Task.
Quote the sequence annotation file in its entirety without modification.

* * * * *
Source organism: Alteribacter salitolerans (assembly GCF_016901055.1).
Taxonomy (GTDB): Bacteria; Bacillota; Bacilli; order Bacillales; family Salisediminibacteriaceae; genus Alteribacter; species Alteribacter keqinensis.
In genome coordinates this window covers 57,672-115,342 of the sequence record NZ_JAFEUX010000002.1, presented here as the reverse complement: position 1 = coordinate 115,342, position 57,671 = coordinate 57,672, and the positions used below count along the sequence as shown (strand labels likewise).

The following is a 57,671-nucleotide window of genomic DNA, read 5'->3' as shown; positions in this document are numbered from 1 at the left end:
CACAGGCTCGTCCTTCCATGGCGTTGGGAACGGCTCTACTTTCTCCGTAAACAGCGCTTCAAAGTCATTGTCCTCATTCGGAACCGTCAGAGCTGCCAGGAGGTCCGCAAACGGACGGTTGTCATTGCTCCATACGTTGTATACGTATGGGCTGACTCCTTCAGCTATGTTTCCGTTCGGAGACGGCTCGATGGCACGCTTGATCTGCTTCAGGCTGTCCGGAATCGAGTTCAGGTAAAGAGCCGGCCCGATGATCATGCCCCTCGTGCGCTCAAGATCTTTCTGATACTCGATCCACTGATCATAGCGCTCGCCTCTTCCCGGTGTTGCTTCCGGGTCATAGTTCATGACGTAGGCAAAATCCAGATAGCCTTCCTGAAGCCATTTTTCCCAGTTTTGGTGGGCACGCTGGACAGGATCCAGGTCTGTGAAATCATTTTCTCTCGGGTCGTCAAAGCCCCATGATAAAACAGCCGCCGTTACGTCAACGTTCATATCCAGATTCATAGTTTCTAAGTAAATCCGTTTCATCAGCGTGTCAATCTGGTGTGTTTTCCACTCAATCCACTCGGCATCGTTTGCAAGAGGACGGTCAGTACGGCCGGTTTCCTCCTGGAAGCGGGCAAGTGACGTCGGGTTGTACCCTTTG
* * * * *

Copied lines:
Source organism: Alteribacter salitolerans (assembly GCF_016901055.1).
Taxonomy (GTDB): Bacteria; Bacillota; Bacilli; order Bacillales; family Salisediminibacteriaceae; genus Alteribacter; species Alteribacter keqinensis.
In genome coordinates this window covers 57,672-115,342 of the sequence record NZ_JAFEUX010000002.1, presented here as the reverse complement: position 1 = coordinate 115,342, position 57,671 = coordinate 57,672, and the positions used below count along the sequence as shown (strand labels likewise).

The following is a 57,671-nucleotide window of genomic DNA, read 5'->3' as shown; positions in this document are numbered from 1 at the left end:
CACAGGCTCGTCCTTCCATGGCGTTGGGAACGGCTCTACTTTCTCCGTAAACAGCGCTTCAAAGTCATTGTCCTCATTCGGAACCGTCAGAGCTGCCAGGAGGTCCGCAAACGGACGGTTGTCATTGCTCCATACGTTGTATACGTATGGGCTGACTCCTTCAGCTATGTTTCCGTTCGGAGACGGCTCGATGGCACGCTTGATCTGCTTCAGGCTGTCCGGAATCGAGTTCAGGTAAAGAGCCGGCCCGATGATCATGCCCCTCGTGCGCTCAAGATCTTTCTGATACTCGATCCACTGATCATAGCGCTCGCCTCTTCCCGGTGTTGCTTCCGGGTCATAGTTCATGACGTAGGCAAAATCCAGATAGCCTTCCTGAAGCCATTTTTCCCAGTTTTGGTGGGCACGCTGGACAGGATCCAGGTCTGTGAAATCATTTTCTCTCGGGTCGTCAAAGCCCCATGATAAAACAGCCGCCGTTACGTCAACGTTCATATCCAGATTCATAGTTTCTAAGTAAATCCGTTTCATCAGCGTGTCAATCTGGTGTGTTTTCCACTCAATCCACTCGGCATCGTTTGCAAGAGGACGGTCAGTACGGCCGGTTTCCTCCTGGAAGCGGGCAAGTGACGTCGGGTTGTACCCTTTG